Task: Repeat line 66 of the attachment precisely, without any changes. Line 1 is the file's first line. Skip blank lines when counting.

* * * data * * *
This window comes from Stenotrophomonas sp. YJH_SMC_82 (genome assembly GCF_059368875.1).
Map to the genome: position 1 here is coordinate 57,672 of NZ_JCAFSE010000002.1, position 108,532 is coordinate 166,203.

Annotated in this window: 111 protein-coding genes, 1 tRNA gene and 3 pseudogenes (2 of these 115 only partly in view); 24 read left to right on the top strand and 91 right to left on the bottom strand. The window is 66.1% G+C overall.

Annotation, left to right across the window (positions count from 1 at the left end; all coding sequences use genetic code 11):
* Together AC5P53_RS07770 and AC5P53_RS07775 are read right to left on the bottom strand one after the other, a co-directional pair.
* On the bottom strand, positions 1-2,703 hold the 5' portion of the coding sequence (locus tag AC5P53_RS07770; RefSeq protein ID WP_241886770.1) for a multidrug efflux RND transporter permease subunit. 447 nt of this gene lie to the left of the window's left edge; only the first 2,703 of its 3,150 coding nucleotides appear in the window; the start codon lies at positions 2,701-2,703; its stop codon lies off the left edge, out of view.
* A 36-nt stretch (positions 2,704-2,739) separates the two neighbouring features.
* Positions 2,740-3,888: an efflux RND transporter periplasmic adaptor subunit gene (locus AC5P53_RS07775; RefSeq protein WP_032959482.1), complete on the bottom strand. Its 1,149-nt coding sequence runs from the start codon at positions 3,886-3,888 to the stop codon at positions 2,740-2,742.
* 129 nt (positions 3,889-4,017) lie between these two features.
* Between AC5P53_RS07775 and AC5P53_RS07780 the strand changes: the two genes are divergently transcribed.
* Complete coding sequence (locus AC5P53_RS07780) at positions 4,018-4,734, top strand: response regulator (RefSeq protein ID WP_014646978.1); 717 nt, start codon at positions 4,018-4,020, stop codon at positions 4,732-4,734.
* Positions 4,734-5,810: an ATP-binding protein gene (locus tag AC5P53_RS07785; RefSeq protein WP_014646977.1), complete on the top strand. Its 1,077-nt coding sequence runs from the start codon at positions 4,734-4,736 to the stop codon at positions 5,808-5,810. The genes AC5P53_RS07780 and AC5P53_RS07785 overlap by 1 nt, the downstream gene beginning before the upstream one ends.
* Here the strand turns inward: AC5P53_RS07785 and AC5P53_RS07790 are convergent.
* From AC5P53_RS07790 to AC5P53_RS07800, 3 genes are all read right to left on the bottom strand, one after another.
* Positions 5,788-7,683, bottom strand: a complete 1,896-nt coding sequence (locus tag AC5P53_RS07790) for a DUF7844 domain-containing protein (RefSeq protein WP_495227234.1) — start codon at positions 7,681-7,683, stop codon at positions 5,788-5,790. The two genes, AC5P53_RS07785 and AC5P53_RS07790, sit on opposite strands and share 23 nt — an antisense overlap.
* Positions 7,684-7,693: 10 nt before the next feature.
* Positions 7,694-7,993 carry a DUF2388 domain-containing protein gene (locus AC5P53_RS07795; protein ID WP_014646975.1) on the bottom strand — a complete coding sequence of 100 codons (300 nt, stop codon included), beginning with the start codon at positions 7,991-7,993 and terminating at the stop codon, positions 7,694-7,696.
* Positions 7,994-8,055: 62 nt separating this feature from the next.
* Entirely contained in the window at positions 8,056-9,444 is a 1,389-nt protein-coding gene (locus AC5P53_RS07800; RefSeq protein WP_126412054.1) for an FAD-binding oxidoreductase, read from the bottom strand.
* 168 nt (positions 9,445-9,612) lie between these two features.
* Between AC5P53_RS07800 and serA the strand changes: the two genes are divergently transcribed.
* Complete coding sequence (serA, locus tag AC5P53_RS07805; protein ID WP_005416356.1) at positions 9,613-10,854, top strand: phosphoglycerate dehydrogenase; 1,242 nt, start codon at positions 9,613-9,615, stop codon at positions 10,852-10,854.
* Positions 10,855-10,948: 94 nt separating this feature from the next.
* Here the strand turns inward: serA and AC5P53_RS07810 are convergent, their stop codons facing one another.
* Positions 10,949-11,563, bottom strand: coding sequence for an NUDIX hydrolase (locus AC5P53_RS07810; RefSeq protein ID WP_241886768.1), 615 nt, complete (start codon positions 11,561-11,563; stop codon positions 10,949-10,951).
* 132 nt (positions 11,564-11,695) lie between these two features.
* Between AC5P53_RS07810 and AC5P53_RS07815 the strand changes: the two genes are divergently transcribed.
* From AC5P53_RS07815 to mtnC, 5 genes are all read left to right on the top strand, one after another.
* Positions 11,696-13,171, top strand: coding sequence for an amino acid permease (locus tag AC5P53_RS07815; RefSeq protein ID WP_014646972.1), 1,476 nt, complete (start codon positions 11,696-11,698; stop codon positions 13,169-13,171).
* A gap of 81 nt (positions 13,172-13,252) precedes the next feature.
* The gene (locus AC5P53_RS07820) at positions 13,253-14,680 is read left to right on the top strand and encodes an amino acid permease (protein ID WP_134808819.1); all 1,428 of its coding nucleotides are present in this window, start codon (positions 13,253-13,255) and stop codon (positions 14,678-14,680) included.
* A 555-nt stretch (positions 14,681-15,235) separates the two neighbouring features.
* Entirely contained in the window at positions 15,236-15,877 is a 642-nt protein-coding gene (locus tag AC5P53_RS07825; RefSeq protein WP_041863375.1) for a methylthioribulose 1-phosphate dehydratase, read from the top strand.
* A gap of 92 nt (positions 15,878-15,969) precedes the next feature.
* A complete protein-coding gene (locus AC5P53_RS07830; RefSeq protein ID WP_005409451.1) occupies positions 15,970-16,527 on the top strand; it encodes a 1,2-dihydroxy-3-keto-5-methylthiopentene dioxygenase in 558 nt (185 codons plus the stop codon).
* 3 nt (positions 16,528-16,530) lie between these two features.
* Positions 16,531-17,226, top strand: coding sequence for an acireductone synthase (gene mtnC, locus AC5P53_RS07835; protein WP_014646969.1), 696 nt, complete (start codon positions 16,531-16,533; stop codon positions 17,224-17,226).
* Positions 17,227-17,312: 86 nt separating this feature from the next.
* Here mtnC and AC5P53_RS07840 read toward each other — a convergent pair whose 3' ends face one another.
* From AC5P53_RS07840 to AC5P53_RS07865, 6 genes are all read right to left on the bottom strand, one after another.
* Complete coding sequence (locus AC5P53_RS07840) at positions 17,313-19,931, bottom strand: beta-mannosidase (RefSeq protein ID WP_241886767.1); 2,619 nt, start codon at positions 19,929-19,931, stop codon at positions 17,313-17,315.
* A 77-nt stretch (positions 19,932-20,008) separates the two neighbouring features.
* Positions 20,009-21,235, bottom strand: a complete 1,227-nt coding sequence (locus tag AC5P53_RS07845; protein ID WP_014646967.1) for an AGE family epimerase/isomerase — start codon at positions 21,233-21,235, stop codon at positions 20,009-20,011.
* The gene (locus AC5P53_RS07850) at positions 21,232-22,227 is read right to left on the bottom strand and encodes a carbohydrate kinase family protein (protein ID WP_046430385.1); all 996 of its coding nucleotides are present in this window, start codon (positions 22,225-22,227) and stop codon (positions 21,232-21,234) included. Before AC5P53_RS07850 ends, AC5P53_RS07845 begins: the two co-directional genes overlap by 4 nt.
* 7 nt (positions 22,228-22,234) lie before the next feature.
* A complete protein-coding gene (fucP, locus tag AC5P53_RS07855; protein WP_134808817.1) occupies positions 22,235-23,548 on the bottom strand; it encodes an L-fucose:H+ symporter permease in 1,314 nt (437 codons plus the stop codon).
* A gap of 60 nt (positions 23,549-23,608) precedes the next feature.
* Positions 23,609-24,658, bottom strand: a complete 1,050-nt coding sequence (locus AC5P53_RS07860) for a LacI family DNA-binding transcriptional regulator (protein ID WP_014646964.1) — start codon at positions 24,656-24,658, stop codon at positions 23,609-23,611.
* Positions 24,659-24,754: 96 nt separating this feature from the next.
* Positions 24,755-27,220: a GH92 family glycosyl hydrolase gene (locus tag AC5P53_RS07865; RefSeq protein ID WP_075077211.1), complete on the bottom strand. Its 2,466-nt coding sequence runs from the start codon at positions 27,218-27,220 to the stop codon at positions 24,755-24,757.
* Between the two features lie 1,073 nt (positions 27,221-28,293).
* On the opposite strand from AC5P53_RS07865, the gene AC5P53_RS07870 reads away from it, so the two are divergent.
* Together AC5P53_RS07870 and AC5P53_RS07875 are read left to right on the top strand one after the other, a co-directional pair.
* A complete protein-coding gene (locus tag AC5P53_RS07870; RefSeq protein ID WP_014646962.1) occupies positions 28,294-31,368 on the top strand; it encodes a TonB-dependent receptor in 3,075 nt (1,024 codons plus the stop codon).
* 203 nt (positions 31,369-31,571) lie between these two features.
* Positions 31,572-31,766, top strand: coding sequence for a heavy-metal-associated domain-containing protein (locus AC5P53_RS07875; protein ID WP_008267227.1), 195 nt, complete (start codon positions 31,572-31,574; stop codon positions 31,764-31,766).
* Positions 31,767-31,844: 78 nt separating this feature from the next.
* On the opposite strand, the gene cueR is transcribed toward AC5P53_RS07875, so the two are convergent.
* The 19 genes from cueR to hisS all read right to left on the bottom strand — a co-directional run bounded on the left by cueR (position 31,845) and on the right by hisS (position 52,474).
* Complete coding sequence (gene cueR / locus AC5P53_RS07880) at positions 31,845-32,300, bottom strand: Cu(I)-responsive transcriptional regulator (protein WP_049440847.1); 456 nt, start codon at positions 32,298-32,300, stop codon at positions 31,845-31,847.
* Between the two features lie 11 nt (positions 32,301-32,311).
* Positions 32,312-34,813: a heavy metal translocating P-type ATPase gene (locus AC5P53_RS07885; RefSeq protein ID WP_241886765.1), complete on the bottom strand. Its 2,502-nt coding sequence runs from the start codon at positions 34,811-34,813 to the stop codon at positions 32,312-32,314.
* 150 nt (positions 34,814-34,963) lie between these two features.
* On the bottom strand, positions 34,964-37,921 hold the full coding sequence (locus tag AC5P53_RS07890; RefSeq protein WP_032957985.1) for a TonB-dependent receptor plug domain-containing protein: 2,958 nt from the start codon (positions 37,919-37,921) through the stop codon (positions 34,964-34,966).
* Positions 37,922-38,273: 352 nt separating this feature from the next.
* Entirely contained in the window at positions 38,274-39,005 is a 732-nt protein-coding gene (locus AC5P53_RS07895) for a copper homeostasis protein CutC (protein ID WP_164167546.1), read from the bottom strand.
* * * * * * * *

* Entirely contained in the window at positions 38,274-39,005 is a 732-nt protein-coding gene (locus AC5P53_RS07895) for a copper homeostasis protein CutC (protein ID WP_164167546.1), read from the bottom strand.